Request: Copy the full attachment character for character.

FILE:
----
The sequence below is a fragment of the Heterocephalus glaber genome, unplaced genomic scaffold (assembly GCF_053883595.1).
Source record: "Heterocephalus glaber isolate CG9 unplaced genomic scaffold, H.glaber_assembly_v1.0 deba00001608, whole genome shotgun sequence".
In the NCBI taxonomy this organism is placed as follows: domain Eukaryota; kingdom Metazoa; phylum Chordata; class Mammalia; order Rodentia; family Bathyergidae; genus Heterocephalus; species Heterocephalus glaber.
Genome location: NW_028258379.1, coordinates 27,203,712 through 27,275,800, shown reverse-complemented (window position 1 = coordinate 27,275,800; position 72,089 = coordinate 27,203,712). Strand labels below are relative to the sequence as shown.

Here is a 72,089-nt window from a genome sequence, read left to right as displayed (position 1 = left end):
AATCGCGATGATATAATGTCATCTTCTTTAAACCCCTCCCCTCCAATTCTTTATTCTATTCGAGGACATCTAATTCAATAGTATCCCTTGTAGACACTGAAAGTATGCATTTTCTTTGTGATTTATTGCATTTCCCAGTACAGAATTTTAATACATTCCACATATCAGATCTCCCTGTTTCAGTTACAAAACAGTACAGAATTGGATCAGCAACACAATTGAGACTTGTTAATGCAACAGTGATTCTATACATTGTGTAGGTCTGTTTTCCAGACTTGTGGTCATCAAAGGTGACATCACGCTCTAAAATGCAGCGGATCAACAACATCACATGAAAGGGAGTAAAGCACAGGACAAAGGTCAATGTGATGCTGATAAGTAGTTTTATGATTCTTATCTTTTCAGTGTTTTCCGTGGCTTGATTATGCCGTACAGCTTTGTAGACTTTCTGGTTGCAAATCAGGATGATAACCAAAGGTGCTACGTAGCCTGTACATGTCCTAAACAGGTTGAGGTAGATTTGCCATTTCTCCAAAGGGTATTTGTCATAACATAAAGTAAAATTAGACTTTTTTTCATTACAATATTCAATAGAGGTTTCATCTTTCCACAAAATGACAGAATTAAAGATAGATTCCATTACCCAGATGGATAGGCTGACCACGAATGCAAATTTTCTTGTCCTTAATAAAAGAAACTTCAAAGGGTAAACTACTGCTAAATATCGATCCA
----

The sequence below is a fragment of the Heterocephalus glaber genome, unplaced genomic scaffold (assembly GCF_053883595.1).
Source record: "Heterocephalus glaber isolate CG9 unplaced genomic scaffold, H.glaber_assembly_v1.0 deba00001608, whole genome shotgun sequence".
In the NCBI taxonomy this organism is placed as follows: domain Eukaryota; kingdom Metazoa; phylum Chordata; class Mammalia; order Rodentia; family Bathyergidae; genus Heterocephalus; species Heterocephalus glaber.
Genome location: NW_028258379.1, coordinates 27,203,712 through 27,275,800, shown reverse-complemented (window position 1 = coordinate 27,275,800; position 72,089 = coordinate 27,203,712). Strand labels below are relative to the sequence as shown.

Here is a 72,089-nt window from a genome sequence, read left to right as displayed (position 1 = left end):
AATCGCGATGATATAATGTCATCTTCTTTAAACCCCTCCCCTCCAATTCTTTATTCTATTCGAGGACATCTAATTCAATAGTATCCCTTGTAGACACTGAAAGTATGCATTTTCTTTGTGATTTATTGCATTTCCCAGTACAGAATTTTAATACATTCCACATATCAGATCTCCCTGTTTCAGTTACAAAACAGTACAGAATTGGATCAGCAACACAATTGAGACTTGTTAATGCAACAGTGATTCTATACATTGTGTAGGTCTGTTTTCCAGACTTGTGGTCATCAAAGGTGACATCACGCTCTAAAATGCAGCGGATCAACAACATCACATGAAAGGGAGTAAAGCACAGGACAAAGGTCAATGTGATGCTGATAAGTAGTTTTATGATTCTTATCTTTTCAGTGTTTTCCGTGGCTTGATTATGCCGTACAGCTTTGTAGACTTTCTGGTTGCAAATCAGGATGATAACCAAAGGTGCTACGTAGCCTGTACATGTCCTAAACAGGTTGAGGTAGATTTGCCATTTCTCCAAAGGGTATTTGTCATAACATAAAGTAAAATTAGACTTTTTTTCATTACAATATTCAATAGAGGTTTCATCTTTCCACAAAATGACAGAATTAAAGATAGATTCCATTACCCAGATGGATAGGCTGACCACGAATGCAAATTTTCTTGTCCTTAATAAAAGAAACTTCAAAGGGTAAACTACTGCTAAATATCGATCCA